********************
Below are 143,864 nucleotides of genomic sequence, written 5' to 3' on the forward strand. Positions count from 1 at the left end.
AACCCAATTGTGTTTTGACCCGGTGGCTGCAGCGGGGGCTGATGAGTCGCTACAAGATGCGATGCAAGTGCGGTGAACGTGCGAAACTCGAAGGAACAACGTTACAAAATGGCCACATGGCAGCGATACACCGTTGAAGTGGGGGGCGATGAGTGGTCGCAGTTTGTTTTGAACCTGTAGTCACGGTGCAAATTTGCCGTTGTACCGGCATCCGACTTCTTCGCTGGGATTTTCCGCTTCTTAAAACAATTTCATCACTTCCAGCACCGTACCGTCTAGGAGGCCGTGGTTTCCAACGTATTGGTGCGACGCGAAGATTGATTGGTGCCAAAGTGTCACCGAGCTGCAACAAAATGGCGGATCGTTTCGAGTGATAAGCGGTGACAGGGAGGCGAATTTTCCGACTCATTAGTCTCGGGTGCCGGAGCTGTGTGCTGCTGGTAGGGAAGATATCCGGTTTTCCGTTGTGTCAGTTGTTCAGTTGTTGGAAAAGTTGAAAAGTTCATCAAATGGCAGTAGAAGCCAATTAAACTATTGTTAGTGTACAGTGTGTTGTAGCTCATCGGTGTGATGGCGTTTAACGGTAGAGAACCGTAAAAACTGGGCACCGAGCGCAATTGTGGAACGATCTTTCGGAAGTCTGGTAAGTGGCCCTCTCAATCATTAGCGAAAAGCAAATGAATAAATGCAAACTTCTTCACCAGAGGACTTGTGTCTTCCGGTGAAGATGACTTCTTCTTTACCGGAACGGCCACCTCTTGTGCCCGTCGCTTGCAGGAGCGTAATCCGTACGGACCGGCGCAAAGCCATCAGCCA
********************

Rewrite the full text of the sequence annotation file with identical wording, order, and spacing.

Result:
Below are 143,864 nucleotides of genomic sequence, written 5' to 3' on the forward strand. Positions count from 1 at the left end.
AACCCAATTGTGTTTTGACCCGGTGGCTGCAGCGGGGGCTGATGAGTCGCTACAAGATGCGATGCAAGTGCGGTGAACGTGCGAAACTCGAAGGAACAACGTTACAAAATGGCCACATGGCAGCGATACACCGTTGAAGTGGGGGGCGATGAGTGGTCGCAGTTTGTTTTGAACCTGTAGTCACGGTGCAAATTTGCCGTTGTACCGGCATCCGACTTCTTCGCTGGGATTTTCCGCTTCTTAAAACAATTTCATCACTTCCAGCACCGTACCGTCTAGGAGGCCGTGGTTTCCAACGTATTGGTGCGACGCGAAGATTGATTGGTGCCAAAGTGTCACCGAGCTGCAACAAAATGGCGGATCGTTTCGAGTGATAAGCGGTGACAGGGAGGCGAATTTTCCGACTCATTAGTCTCGGGTGCCGGAGCTGTGTGCTGCTGGTAGGGAAGATATCCGGTTTTCCGTTGTGTCAGTTGTTCAGTTGTTGGAAAAGTTGAAAAGTTCATCAAATGGCAGTAGAAGCCAATTAAACTATTGTTAGTGTACAGTGTGTTGTAGCTCATCGGTGTGATGGCGTTTAACGGTAGAGAACCGTAAAAACTGGGCACCGAGCGCAATTGTGGAACGATCTTTCGGAAGTCTGGTAAGTGGCCCTCTCAATCATTAGCGAAAAGCAAATGAATAAATGCAAACTTCTTCACCAGAGGACTTGTGTCTTCCGGTGAAGATGACTTCTTCTTTACCGGAACGGCCACCTCTTGTGCCCGTCGCTTGCAGGAGCGTAATCCGTACGGACCGGCGCAAAGCCATCAGCCA